Hindu worshippers hope to foster links with the wider community at temple open day
Archant Norfolk 2016
You may drive past it and wonder what’s going on now at the former pub on the side of the Acle Straight.
Now, as part of its efforts to forge links with the wider community, the Hindu temple is holding an Indian Summer Fair.
The former Stracey Arms pub and restaurant, which sits on the banks of the River Bure near a drainage mill, was empty for several years before it was bought by Hindu worshippers to build the first temple of its kind in Norfolk.
The temple draws in people from across the county as well as neighbouring areas like north Suffolk and beyond, and its existence represents the culmination of a long-held ambition for the local Hindu community to have their own place of worship.
“When we started 16 years ago, we weren’t that big a group ... but over time we felt the need for a place of our own,” said Kiran Kumar, a Lowestoft resident and member of the temple’s executive council.
Reaching the point where the community has ample space dedicated for its use, has not been easy.
Their original place of worship was the church hall belonging to St Mary’s, a Catholic church in Great Yarmouth. But the members felt the absence of having their own premises, and space became an issue.
“They were very kind to us, to let us pray on the second Sunday of each month. But the congregation has increased. A lot of people have moved into the area,” said Sunita Nagpal, a Great Yarmouth GP who is the temple’s president.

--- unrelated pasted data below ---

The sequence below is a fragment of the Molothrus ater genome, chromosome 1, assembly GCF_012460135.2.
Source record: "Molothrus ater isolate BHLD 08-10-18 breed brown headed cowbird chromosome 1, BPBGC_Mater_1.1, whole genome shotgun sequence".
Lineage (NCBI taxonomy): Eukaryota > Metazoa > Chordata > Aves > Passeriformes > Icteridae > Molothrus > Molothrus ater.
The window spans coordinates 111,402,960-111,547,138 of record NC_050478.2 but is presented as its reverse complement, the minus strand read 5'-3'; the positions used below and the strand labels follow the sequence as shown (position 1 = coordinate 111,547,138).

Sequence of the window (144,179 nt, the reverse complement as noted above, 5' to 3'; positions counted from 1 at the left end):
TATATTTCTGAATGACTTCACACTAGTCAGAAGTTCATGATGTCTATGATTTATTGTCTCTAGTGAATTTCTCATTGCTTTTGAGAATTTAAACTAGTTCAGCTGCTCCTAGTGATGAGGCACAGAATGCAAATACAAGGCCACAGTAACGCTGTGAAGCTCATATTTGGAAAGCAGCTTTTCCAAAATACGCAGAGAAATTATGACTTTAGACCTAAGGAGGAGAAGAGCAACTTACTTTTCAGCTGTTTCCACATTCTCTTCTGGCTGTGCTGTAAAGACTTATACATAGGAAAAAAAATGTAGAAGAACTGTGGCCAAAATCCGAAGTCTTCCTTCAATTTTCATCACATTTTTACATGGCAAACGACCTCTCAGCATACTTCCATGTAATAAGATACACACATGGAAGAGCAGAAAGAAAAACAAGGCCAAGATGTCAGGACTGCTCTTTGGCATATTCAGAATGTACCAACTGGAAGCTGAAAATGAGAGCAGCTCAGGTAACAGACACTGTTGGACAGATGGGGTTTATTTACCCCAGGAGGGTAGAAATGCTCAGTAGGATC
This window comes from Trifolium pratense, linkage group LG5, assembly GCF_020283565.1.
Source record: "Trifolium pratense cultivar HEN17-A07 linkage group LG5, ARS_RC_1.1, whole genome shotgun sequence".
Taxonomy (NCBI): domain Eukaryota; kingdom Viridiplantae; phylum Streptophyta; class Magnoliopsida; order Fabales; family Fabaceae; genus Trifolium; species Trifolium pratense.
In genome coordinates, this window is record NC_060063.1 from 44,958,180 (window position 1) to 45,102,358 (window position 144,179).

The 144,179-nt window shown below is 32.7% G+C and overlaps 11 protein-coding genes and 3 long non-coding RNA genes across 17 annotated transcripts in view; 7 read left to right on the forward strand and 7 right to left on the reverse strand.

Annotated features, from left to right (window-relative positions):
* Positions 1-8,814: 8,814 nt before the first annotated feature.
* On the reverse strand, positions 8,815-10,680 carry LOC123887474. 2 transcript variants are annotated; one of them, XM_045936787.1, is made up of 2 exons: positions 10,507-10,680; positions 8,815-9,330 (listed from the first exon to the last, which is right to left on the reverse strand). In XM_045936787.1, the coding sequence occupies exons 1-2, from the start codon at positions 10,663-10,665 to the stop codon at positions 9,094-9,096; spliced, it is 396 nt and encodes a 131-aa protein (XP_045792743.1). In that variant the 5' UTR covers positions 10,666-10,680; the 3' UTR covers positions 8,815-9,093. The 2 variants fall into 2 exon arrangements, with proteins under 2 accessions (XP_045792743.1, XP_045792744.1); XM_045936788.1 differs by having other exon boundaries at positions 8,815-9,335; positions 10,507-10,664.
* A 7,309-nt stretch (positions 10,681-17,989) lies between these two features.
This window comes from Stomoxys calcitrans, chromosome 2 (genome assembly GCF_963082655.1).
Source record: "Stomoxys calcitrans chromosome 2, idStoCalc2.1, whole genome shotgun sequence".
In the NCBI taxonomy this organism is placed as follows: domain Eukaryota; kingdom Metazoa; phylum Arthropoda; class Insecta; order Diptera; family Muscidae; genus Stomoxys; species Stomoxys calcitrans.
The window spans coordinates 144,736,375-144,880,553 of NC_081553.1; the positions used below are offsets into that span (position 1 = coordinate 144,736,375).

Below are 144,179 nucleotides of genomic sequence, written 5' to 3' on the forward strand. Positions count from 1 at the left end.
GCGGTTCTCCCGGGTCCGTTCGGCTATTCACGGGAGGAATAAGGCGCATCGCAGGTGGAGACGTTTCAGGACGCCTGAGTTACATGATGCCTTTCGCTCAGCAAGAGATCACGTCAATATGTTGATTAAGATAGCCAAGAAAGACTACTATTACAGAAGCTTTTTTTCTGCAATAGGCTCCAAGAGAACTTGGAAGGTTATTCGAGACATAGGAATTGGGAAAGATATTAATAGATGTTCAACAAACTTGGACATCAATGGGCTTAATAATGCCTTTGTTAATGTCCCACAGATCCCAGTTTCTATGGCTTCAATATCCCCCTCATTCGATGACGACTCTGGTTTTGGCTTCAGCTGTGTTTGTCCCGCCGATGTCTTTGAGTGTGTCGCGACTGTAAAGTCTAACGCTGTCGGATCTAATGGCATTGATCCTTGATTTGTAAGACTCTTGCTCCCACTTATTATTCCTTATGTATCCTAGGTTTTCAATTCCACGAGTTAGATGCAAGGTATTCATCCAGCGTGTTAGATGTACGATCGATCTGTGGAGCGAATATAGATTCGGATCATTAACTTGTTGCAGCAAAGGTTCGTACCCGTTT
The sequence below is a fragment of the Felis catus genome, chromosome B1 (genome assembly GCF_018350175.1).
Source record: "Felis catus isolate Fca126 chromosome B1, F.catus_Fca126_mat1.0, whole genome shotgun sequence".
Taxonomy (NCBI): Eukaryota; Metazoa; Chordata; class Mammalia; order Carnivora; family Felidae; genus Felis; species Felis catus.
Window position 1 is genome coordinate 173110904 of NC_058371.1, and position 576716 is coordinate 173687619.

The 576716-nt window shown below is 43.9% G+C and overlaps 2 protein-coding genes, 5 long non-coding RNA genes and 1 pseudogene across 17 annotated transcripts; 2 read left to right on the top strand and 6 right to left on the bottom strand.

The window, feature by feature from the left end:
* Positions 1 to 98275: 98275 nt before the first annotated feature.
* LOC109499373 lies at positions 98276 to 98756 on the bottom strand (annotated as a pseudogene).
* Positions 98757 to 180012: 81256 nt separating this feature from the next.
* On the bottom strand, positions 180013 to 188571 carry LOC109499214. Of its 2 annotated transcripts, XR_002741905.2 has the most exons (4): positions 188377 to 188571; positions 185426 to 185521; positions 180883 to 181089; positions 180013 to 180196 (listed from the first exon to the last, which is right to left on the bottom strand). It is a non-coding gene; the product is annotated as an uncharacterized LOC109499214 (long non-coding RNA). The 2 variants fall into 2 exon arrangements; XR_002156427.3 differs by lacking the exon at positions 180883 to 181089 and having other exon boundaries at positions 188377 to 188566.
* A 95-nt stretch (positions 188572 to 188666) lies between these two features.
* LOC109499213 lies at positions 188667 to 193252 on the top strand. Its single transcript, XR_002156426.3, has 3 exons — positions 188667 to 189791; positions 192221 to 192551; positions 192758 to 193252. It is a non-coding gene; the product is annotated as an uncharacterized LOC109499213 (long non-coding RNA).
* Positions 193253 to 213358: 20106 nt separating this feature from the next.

As well as being the world’s third-largest religion, with more than one billion adherents, Hinduism is also one of the oldest, dating back more than 2,000 years. It does not have a single founder, it includes elements of a number of philosophies and traditions, and it encompasses a range of beliefs about God.
Worshippers dug deep into their pockets to fund the purchase, and much work on the building was needed as it had a leaking roof and a rat infestation. Despite funds being tight, the group carried out repairs and installed new flooring, and they appreciate the ample kitchen facilities, which can be used for preparing meals for special events. In keeping with popular practice for many Hindus, all food is vegetarian, and alcohol is not allowed.
A registered charity, the Vedic Cultural Society of East Anglia, has been set up to manage the affairs of the temple, which is thought to be the only one of its kind in Norfolk.
Forging links with the wider community is something the members are keen to do.
They have visited local schools to give assemblies where they explain Hinduism to the children, and everyone, including people of other faiths, are welcome to visit the facility to see what a service involves.
“There’s no restriction here: anybody who wants to come here can come and use it,” said Sunita.
From midday to 5pm on September 4 that is open to all, not just people who practise Hinduism. There will be food stalls, sari stalls, henna painting and much else.
The temple is located on the outside of the “Halvergate turn” on the A47 from Acle to Yarmouth.
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